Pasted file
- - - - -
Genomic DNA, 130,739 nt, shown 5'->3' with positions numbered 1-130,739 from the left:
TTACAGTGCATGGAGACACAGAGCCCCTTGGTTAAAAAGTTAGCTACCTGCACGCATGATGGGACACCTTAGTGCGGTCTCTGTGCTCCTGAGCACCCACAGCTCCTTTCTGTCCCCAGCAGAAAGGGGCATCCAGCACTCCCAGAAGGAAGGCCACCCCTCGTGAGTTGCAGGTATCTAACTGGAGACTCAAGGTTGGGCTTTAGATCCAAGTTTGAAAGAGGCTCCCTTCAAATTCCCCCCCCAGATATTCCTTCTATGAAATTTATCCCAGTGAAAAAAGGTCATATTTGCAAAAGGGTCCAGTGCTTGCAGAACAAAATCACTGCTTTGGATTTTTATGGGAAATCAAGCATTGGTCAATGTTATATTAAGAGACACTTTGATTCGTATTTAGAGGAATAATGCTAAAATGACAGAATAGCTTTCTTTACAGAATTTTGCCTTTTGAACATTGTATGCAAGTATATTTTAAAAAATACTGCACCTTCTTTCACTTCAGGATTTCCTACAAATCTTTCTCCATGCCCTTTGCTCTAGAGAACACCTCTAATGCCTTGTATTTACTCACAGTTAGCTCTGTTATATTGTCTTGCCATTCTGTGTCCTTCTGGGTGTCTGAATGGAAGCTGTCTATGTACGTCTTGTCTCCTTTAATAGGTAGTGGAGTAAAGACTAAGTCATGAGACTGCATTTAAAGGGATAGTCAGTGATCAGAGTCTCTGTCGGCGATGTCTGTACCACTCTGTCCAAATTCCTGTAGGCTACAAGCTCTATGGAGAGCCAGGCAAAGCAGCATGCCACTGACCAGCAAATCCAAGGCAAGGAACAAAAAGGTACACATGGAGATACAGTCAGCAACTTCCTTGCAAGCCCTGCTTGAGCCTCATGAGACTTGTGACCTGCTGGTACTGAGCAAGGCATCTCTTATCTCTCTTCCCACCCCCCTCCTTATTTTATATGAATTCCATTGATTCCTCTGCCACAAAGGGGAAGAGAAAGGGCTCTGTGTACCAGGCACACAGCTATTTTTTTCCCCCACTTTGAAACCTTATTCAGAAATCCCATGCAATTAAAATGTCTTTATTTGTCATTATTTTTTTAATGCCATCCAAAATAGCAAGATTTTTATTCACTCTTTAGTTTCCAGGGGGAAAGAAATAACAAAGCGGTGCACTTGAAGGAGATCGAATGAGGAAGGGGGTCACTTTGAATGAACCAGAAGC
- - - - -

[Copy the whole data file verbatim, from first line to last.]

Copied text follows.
Genomic DNA, 130,739 nt, shown 5'->3' with positions numbered 1-130,739 from the left:
TTACAGTGCATGGAGACACAGAGCCCCTTGGTTAAAAAGTTAGCTACCTGCACGCATGATGGGACACCTTAGTGCGGTCTCTGTGCTCCTGAGCACCCACAGCTCCTTTCTGTCCCCAGCAGAAAGGGGCATCCAGCACTCCCAGAAGGAAGGCCACCCCTCGTGAGTTGCAGGTATCTAACTGGAGACTCAAGGTTGGGCTTTAGATCCAAGTTTGAAAGAGGCTCCCTTCAAATTCCCCCCCCAGATATTCCTTCTATGAAATTTATCCCAGTGAAAAAAGGTCATATTTGCAAAAGGGTCCAGTGCTTGCAGAACAAAATCACTGCTTTGGATTTTTATGGGAAATCAAGCATTGGTCAATGTTATATTAAGAGACACTTTGATTCGTATTTAGAGGAATAATGCTAAAATGACAGAATAGCTTTCTTTACAGAATTTTGCCTTTTGAACATTGTATGCAAGTATATTTTAAAAAATACTGCACCTTCTTTCACTTCAGGATTTCCTACAAATCTTTCTCCATGCCCTTTGCTCTAGAGAACACCTCTAATGCCTTGTATTTACTCACAGTTAGCTCTGTTATATTGTCTTGCCATTCTGTGTCCTTCTGGGTGTCTGAATGGAAGCTGTCTATGTACGTCTTGTCTCCTTTAATAGGTAGTGGAGTAAAGACTAAGTCATGAGACTGCATTTAAAGGGATAGTCAGTGATCAGAGTCTCTGTCGGCGATGTCTGTACCACTCTGTCCAAATTCCTGTAGGCTACAAGCTCTATGGAGAGCCAGGCAAAGCAGCATGCCACTGACCAGCAAATCCAAGGCAAGGAACAAAAAGGTACACATGGAGATACAGTCAGCAACTTCCTTGCAAGCCCTGCTTGAGCCTCATGAGACTTGTGACCTGCTGGTACTGAGCAAGGCATCTCTTATCTCTCTTCCCACCCCCCTCCTTATTTTATATGAATTCCATTGATTCCTCTGCCACAAAGGGGAAGAGAAAGGGCTCTGTGTACCAGGCACACAGCTATTTTTTTCCCCCACTTTGAAACCTTATTCAGAAATCCCATGCAATTAAAATGTCTTTATTTGTCATTATTTTTTTAATGCCATCCAAAATAGCAAGATTTTTATTCACTCTTTAGTTTCCAGGGGGAAAGAAATAACAAAGCGGTGCACTTGAAGGAGATCGAATGAGGAAGGGGGTCACTTTGAATGAACCAGAAGC